Fort McKay Métis Nation and Willow Lake Métis Nation will receive more than $372,000 through the Indigenous Litigation Fund to begin a constitutional challenge of the Oil Tanker Moratorium Act.
“Alberta’s government stands with Fort McKay and Willow Lake Métis Nations in defending their vital economic interests and protecting their ability to develop their resources. Indigenous communities already face more barriers to economic security than other communities in Alberta, and this litigation fund grant helps those communities fight back. We are committed to economic reconciliation and together we can stand up against discriminatory federal legislation and be true partners in prosperity.”
“The Oil Tanker Moratorium Act makes it harder for First Nations and Métis people to set up long-term economic development projects. The Indigenous Litigation Fund is one more way Alberta’s government is working with Indigenous communities to support economic decisions, leading to a better future for generations to come.”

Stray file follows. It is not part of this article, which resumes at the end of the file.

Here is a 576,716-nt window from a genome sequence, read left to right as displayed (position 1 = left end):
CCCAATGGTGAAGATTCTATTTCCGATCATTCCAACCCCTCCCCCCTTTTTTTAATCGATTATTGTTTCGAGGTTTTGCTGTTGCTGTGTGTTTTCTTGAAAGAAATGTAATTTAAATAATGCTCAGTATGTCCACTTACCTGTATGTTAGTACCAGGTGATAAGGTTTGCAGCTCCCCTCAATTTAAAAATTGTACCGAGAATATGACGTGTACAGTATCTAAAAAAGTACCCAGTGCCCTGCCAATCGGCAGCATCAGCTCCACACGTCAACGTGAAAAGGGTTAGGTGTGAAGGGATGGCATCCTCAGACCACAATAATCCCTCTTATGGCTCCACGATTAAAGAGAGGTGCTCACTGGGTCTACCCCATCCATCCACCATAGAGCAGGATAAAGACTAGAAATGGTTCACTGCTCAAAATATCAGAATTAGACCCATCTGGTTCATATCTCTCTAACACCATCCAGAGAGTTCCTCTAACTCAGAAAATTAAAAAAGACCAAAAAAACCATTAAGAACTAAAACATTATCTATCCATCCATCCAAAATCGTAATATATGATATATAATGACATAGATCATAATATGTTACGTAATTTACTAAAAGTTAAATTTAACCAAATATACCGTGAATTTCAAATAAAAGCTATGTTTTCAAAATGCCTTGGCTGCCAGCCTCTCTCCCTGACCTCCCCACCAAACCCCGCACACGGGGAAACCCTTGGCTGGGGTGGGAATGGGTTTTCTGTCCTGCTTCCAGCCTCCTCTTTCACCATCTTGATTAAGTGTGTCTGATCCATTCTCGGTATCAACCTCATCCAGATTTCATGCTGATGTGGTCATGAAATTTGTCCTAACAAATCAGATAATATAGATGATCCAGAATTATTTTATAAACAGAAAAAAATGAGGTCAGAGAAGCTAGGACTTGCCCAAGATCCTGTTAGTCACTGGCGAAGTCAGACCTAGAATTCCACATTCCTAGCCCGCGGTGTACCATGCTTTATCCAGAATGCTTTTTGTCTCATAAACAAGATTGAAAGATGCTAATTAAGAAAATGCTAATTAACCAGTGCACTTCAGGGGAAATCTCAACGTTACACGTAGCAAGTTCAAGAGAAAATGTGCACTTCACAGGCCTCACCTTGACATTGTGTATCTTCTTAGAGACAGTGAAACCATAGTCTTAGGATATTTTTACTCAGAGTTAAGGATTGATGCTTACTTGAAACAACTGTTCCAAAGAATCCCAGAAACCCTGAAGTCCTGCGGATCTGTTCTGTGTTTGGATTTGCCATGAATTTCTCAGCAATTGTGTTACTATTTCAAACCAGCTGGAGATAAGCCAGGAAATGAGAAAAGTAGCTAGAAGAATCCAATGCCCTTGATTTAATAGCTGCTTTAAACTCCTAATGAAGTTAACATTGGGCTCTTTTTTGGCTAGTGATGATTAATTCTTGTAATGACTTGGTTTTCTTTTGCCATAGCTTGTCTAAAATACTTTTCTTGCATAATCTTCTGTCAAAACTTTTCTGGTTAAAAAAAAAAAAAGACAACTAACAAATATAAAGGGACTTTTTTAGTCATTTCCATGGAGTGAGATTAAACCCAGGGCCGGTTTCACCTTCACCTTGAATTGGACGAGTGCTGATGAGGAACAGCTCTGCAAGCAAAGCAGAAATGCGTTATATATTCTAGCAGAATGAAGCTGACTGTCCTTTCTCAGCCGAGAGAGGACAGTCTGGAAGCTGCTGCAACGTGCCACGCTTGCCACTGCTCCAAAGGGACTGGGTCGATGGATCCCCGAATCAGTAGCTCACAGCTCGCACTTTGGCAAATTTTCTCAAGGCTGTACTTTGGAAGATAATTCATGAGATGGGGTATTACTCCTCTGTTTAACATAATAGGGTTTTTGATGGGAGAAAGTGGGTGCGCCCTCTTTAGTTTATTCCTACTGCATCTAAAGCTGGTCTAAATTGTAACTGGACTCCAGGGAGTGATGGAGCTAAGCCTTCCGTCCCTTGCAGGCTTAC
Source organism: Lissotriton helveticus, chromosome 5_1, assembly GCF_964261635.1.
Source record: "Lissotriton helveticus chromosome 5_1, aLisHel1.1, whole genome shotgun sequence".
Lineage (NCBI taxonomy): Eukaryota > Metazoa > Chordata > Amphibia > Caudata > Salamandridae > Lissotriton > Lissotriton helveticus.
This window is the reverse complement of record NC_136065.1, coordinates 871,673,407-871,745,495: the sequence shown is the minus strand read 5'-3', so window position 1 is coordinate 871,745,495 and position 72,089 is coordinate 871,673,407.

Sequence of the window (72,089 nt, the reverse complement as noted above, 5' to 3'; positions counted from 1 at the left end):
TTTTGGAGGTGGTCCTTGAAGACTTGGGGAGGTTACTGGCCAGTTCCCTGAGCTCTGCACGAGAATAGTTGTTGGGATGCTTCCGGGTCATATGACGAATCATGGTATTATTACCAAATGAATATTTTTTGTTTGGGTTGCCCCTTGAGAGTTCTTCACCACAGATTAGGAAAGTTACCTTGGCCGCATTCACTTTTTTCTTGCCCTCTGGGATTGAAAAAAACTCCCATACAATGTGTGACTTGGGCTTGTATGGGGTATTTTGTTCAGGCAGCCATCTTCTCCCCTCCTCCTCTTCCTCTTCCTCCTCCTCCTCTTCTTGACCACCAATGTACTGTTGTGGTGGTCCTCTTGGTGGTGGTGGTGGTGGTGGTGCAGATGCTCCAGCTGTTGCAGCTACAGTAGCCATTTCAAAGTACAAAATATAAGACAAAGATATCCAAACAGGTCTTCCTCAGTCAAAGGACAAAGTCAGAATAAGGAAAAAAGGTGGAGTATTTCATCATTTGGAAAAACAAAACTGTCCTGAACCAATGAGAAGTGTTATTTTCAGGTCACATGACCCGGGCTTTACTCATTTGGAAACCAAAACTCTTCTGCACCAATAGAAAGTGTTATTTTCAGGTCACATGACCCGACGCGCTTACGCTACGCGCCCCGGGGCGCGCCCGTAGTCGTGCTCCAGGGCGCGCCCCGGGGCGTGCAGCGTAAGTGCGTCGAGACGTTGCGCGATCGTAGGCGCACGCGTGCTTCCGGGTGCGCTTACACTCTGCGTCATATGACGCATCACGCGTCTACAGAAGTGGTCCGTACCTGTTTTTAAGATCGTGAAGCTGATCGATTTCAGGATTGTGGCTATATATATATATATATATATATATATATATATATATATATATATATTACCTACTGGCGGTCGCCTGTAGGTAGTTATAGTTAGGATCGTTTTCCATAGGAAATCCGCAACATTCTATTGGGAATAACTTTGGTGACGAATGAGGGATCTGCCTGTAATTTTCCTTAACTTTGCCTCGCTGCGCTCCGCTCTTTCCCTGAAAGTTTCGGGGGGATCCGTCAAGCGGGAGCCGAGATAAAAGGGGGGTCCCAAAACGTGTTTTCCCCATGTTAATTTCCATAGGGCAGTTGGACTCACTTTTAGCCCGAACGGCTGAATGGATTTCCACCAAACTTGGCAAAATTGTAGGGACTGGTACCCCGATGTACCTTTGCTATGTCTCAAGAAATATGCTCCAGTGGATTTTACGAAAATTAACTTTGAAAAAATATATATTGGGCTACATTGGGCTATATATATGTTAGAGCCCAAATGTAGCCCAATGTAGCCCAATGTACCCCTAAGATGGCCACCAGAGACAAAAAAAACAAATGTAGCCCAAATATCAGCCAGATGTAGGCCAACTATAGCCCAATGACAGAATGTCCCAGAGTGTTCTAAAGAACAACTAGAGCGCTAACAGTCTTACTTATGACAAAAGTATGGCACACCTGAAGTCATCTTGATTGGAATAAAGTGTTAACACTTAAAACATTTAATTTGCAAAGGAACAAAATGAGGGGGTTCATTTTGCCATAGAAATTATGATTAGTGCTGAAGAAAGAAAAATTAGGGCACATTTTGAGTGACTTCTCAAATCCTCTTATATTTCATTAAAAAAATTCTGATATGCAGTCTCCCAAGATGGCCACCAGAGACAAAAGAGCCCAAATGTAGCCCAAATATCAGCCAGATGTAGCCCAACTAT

The Indigenous Litigation Fund backs Indigenous-led legal actions challenging federal legislation that hinders major energy projects in Alberta. It also presents a new opportunity for provincial and Indigenous governments to strengthen relationships.
“Métis people in Alberta want to be active participants in responsible natural resource development for the benefit of our communities and all Albertans. We want to remove legislation that we believe affects our rights and slows the delivery of resources to overseas markets.”
“The tanker ban prevents Indigenous people from playing a role in the development of major energy projects and the development of our communities. We are pushing for fair access to markets. This fund may help us open the door wider for resource development for Métis people and other Albertans.”
The Oil Tanker Moratorium Act stops oil tankers carrying crude and persistent oils, such as fuel oils and lubricating oils, from stopping, loading or unloading at ports or marine installations in northern British Columbia, making it harder for Alberta to get oil to overseas markets.
- This is the second Indigenous Litigation Fund grant.
- The first grant was provided to the Woodland Cree First Nation for legal action against Bill C-69, which changed how major infrastructure projects are reviewed and approved in Canada, including the environmental assessment process.